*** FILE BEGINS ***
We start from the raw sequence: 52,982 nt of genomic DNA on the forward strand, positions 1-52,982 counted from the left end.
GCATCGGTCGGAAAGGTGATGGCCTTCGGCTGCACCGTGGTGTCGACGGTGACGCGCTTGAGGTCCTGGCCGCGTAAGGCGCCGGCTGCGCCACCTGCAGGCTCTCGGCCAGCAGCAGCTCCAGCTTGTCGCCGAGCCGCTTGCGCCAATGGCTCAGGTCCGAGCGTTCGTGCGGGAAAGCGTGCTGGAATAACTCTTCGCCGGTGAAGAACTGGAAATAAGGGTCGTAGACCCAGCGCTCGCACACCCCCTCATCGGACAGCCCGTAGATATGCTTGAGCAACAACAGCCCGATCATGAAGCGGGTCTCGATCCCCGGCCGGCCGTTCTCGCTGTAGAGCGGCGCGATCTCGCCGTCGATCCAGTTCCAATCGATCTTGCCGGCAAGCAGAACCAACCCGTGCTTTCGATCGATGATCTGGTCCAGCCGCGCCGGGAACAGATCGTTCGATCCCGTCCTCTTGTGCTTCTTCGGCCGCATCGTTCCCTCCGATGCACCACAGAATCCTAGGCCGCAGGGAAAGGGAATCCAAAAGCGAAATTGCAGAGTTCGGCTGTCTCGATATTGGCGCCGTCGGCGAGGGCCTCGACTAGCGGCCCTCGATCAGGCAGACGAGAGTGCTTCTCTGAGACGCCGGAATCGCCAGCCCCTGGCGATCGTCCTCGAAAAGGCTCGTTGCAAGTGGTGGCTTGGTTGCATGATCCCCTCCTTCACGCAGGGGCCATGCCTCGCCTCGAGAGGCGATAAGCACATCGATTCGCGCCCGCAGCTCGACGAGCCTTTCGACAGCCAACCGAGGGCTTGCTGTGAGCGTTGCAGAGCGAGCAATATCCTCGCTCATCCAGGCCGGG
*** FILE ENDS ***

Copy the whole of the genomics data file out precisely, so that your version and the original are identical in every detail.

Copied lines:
We start from the raw sequence: 52,982 nt of genomic DNA on the forward strand, positions 1-52,982 counted from the left end.
GCATCGGTCGGAAAGGTGATGGCCTTCGGCTGCACCGTGGTGTCGACGGTGACGCGCTTGAGGTCCTGGCCGCGTAAGGCGCCGGCTGCGCCACCTGCAGGCTCTCGGCCAGCAGCAGCTCCAGCTTGTCGCCGAGCCGCTTGCGCCAATGGCTCAGGTCCGAGCGTTCGTGCGGGAAAGCGTGCTGGAATAACTCTTCGCCGGTGAAGAACTGGAAATAAGGGTCGTAGACCCAGCGCTCGCACACCCCCTCATCGGACAGCCCGTAGATATGCTTGAGCAACAACAGCCCGATCATGAAGCGGGTCTCGATCCCCGGCCGGCCGTTCTCGCTGTAGAGCGGCGCGATCTCGCCGTCGATCCAGTTCCAATCGATCTTGCCGGCAAGCAGAACCAACCCGTGCTTTCGATCGATGATCTGGTCCAGCCGCGCCGGGAACAGATCGTTCGATCCCGTCCTCTTGTGCTTCTTCGGCCGCATCGTTCCCTCCGATGCACCACAGAATCCTAGGCCGCAGGGAAAGGGAATCCAAAAGCGAAATTGCAGAGTTCGGCTGTCTCGATATTGGCGCCGTCGGCGAGGGCCTCGACTAGCGGCCCTCGATCAGGCAGACGAGAGTGCTTCTCTGAGACGCCGGAATCGCCAGCCCCTGGCGATCGTCCTCGAAAAGGCTCGTTGCAAGTGGTGGCTTGGTTGCATGATCCCCTCCTTCACGCAGGGGCCATGCCTCGCCTCGAGAGGCGATAAGCACATCGATTCGCGCCCGCAGCTCGACGAGCCTTTCGACAGCCAACCGAGGGCTTGCTGTGAGCGTTGCAGAGCGAGCAATATCCTCGCTCATCCAGGCCGGG